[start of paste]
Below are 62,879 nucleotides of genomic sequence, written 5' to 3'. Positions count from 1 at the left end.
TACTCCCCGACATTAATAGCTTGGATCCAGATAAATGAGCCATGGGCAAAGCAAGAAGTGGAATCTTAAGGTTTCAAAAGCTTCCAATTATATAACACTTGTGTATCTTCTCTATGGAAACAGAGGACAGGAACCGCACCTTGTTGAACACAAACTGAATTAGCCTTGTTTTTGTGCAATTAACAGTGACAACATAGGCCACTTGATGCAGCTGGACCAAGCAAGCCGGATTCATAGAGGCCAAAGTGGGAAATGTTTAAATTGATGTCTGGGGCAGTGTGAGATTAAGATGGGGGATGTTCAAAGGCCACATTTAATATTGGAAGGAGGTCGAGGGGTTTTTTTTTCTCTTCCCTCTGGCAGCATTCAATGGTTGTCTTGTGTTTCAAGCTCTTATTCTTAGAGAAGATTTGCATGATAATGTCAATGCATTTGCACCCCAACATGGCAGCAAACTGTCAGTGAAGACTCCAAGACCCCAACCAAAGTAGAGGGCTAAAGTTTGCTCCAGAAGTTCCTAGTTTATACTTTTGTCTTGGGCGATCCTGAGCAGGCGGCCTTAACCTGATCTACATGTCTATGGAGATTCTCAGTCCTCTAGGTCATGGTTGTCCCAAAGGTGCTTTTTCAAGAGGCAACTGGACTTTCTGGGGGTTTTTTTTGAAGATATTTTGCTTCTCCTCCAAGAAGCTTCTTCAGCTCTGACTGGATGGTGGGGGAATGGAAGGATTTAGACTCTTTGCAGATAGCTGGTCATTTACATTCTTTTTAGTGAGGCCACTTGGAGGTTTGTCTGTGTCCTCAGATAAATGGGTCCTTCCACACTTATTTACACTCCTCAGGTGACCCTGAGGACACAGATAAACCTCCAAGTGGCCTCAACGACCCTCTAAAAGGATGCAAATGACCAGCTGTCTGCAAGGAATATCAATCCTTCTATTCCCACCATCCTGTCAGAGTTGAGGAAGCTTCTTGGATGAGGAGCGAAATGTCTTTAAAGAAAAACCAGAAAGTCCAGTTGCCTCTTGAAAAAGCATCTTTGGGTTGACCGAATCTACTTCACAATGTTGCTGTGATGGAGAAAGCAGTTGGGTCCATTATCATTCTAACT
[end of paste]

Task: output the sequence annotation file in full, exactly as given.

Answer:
Below are 62,879 nucleotides of genomic sequence, written 5' to 3'. Positions count from 1 at the left end.
TACTCCCCGACATTAATAGCTTGGATCCAGATAAATGAGCCATGGGCAAAGCAAGAAGTGGAATCTTAAGGTTTCAAAAGCTTCCAATTATATAACACTTGTGTATCTTCTCTATGGAAACAGAGGACAGGAACCGCACCTTGTTGAACACAAACTGAATTAGCCTTGTTTTTGTGCAATTAACAGTGACAACATAGGCCACTTGATGCAGCTGGACCAAGCAAGCCGGATTCATAGAGGCCAAAGTGGGAAATGTTTAAATTGATGTCTGGGGCAGTGTGAGATTAAGATGGGGGATGTTCAAAGGCCACATTTAATATTGGAAGGAGGTCGAGGGGTTTTTTTTTCTCTTCCCTCTGGCAGCATTCAATGGTTGTCTTGTGTTTCAAGCTCTTATTCTTAGAGAAGATTTGCATGATAATGTCAATGCATTTGCACCCCAACATGGCAGCAAACTGTCAGTGAAGACTCCAAGACCCCAACCAAAGTAGAGGGCTAAAGTTTGCTCCAGAAGTTCCTAGTTTATACTTTTGTCTTGGGCGATCCTGAGCAGGCGGCCTTAACCTGATCTACATGTCTATGGAGATTCTCAGTCCTCTAGGTCATGGTTGTCCCAAAGGTGCTTTTTCAAGAGGCAACTGGACTTTCTGGGGGTTTTTTTTGAAGATATTTTGCTTCTCCTCCAAGAAGCTTCTTCAGCTCTGACTGGATGGTGGGGGAATGGAAGGATTTAGACTCTTTGCAGATAGCTGGTCATTTACATTCTTTTTAGTGAGGCCACTTGGAGGTTTGTCTGTGTCCTCAGATAAATGGGTCCTTCCACACTTATTTACACTCCTCAGGTGACCCTGAGGACACAGATAAACCTCCAAGTGGCCTCAACGACCCTCTAAAAGGATGCAAATGACCAGCTGTCTGCAAGGAATATCAATCCTTCTATTCCCACCATCCTGTCAGAGTTGAGGAAGCTTCTTGGATGAGGAGCGAAATGTCTTTAAAGAAAAACCAGAAAGTCCAGTTGCCTCTTGAAAAAGCATCTTTGGGTTGACCGAATCTACTTCACAATGTTGCTGTGATGGAGAAAGCAGTTGGGTCCATTATCATTCTAACT